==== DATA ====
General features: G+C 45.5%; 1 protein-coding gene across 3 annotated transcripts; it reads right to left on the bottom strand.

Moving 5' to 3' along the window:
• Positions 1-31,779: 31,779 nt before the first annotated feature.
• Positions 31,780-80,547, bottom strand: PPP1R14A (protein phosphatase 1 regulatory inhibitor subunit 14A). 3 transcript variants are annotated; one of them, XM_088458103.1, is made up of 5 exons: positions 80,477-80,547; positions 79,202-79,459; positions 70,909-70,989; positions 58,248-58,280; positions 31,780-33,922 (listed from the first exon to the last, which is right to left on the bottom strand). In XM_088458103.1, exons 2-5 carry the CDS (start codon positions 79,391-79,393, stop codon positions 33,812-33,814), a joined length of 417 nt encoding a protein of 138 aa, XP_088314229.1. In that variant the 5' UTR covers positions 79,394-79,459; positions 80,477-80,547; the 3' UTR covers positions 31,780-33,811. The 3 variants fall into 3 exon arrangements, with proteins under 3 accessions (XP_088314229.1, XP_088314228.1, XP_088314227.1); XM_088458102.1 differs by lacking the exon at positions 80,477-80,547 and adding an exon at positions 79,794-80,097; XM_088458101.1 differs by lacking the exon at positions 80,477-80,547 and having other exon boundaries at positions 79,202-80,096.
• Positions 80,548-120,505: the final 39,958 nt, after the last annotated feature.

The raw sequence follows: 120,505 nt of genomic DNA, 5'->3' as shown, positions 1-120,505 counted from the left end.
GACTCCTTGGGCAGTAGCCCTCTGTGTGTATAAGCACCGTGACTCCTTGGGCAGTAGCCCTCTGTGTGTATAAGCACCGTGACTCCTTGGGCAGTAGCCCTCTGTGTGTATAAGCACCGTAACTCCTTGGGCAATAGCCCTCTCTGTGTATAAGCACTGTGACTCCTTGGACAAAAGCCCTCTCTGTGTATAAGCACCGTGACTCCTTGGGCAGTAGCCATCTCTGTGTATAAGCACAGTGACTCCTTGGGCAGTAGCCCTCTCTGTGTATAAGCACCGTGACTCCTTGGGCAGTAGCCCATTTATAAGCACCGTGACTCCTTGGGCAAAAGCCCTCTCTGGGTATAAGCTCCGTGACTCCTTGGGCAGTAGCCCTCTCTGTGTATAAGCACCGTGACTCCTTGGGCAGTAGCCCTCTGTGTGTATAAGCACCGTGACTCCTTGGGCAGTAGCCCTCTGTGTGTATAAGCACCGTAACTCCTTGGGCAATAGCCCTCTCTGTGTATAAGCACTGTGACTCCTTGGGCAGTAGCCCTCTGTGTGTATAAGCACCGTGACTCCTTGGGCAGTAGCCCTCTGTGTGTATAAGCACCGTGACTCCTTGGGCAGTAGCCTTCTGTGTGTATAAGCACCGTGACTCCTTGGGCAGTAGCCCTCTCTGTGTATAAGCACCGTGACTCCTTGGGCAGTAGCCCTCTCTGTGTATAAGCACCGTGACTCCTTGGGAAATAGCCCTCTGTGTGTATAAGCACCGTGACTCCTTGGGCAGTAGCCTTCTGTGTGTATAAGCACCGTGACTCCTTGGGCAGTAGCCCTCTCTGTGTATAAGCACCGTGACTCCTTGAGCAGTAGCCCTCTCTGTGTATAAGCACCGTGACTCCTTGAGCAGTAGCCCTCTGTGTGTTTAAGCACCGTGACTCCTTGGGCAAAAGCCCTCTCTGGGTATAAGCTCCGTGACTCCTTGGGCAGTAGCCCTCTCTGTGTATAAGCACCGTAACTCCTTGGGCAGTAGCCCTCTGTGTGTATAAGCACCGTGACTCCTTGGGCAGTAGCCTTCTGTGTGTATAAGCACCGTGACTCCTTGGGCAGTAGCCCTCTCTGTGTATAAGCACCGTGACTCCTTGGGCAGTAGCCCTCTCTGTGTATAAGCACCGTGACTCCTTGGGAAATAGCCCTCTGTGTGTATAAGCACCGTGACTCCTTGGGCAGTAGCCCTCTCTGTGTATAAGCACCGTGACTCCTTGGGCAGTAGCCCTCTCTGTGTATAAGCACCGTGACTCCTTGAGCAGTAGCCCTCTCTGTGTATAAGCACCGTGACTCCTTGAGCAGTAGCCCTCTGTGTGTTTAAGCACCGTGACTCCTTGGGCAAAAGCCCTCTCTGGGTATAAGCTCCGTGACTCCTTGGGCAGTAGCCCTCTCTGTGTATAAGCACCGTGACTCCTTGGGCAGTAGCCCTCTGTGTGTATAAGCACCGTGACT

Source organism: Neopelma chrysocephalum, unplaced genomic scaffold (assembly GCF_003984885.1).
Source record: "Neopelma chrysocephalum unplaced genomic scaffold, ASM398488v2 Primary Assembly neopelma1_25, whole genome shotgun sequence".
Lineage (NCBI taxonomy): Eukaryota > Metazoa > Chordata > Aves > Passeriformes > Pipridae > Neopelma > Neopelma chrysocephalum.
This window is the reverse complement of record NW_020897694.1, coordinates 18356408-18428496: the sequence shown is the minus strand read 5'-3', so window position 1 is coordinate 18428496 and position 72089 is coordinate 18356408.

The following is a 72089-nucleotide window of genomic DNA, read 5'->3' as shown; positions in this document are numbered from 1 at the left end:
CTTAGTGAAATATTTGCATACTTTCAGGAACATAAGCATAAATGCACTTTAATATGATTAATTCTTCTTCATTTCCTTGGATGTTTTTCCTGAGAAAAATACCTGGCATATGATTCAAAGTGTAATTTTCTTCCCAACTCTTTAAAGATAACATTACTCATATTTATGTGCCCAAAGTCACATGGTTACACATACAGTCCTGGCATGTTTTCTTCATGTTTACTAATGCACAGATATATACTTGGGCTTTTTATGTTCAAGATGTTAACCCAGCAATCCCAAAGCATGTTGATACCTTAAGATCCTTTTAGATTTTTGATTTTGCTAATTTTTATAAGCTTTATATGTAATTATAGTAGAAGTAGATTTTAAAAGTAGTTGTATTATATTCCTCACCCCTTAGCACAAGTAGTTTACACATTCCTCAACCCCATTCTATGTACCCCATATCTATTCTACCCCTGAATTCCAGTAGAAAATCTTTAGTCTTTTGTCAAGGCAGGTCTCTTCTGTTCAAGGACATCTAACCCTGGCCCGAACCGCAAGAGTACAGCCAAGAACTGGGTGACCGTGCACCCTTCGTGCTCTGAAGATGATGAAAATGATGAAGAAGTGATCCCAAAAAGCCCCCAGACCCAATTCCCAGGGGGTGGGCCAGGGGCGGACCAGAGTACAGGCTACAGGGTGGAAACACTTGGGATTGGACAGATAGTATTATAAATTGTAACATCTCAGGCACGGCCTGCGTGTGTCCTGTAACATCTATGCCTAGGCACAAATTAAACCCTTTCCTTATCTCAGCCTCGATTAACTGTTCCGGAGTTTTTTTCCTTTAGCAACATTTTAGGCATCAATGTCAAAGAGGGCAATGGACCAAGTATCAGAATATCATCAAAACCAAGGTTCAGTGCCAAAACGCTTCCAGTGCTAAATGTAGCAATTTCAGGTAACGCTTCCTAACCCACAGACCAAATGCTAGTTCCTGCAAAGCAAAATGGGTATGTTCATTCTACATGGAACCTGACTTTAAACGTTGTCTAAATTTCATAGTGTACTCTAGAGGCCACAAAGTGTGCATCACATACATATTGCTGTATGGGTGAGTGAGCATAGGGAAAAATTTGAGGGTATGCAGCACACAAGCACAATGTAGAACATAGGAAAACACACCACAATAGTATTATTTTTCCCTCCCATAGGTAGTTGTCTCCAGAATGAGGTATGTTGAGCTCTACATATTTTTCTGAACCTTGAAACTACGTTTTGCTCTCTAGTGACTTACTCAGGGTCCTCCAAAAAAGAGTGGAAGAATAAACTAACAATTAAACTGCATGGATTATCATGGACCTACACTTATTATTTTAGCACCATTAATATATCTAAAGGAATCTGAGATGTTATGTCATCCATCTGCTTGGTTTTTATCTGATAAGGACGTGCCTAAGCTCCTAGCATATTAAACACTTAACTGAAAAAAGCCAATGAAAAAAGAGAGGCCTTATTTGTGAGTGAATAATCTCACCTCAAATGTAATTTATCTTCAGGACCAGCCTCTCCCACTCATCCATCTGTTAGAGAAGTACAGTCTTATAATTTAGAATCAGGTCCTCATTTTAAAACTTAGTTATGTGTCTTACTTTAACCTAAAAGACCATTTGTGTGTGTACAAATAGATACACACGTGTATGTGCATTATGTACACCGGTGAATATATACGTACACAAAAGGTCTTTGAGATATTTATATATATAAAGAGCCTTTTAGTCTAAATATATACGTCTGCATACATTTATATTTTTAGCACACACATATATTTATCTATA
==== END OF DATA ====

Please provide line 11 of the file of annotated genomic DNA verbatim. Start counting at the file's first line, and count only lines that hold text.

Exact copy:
This window is the reverse complement of record NW_020897694.1, coordinates 18356408-18428496: the sequence shown is the minus strand read 5'-3', so window position 1 is coordinate 18428496 and position 72089 is coordinate 18356408.